In a letter dated 1942 Poulenc wrote: “I know perfectly well that I’m not one of those composers who have made harmonic innovations like Igor [Stravinsky], Ravel or Debussy, but I think there’s room for new music which doesn’t mind using other people’s chords. Wasn’t that the case with Mozart–Schubert?” Indeed, Poulenc’s music was driven by a lively sense for melodic invention, set against traditional, even old-fashioned harmonic backgrounds.
This duality was one of many in the life of the composer. He suffered fits of manic-depression, characterized by deep sadness and doubt followed by maniacal states of optimism. French critic Claude Rostand remarked that: “In Poulenc there is something of the monk and something of the rascal.” Poulenc associated with the modernist circles at Adrienne Monnier’s bookshop in the rue de l’Odéon, where he met Apollinaire, Éluard, Breton, Aragon, Gide, Fargue, Valéry and Claudel, yet remained faithful to the simplicity and transparency of French neo-classicism. Introduced to Paris musical circles by his piano teacher, Spanish virtuoso Ricardo Viñes, Poulenc soon struck a friendship with a group of young composers who would present concerts at the studio of the painter Émile Lejeune, in the rue Huyghens in Montparnasse. In a 1920 review of a concert featuring all of them, Henri Collet baptized Poulenc, Milhaud, Auric, Honegger, Tailleferre, and Durey the “Groupe des Six.”
Though largely self-taught, Poulenc soon caught the attention of patrons and colleagues alike, including Stravinsky, one of his influences, who helped him to get his music published. Despite his many associations with other artists, Poulenc’s compositional style remained firmly independent throughout his long career. His delight in writing for the human voice, fuelled partly by the sacred works composed after his religious re-awakening in 1936, is already present in this early Trio for Oboe, Bassoon, and Piano (1926). Dedicated to Manuel de Falla, this sparkling piece opens with a presto movement, featuring the oboe and the bassoon as the story-tellers. A largely homophonic piano provides plenty of opportunities for the two wind instruments to alternate cadenzas. Poulenc uses long and contrasting lines, shifting between the harmonies of A major and A minor, to create narrative tension.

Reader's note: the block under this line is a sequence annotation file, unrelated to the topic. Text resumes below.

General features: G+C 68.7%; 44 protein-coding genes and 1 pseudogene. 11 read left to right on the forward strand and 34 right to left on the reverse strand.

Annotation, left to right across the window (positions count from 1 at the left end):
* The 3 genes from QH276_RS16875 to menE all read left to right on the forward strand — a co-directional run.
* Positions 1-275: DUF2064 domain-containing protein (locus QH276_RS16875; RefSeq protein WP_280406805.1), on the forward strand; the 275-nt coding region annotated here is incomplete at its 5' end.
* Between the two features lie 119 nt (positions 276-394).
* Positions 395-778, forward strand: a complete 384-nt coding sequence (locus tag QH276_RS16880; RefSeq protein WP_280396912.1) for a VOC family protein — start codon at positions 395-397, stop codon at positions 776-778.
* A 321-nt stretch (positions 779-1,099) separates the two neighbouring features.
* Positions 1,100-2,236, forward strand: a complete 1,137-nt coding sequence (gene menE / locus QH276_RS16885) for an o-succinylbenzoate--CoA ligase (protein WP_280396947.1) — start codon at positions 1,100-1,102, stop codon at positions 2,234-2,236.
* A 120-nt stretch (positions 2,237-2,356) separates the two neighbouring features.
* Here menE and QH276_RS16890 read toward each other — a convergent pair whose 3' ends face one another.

The second movement is a lyrical pastorale, described by Poulenc himself as “sweet and melancholic.” The finale, a brisk rondo, continues the pastorale-feel of the preceding section, presenting miniature horn-calls, and concluding with a joyful fanfare.
Poulenc’s professional success was steady; his music was a welcome breath of fresh air, perceived as natural and impulsive, unrestricted by the overt formalism and intellectual games that many of his modernist contemporaries were accused of.
Poulenc died in 1963 of a sudden heart attack in his apartment in Paris.
Barbara Moroncini has a Ph.D in Musicology from the University of California, Los Angeles.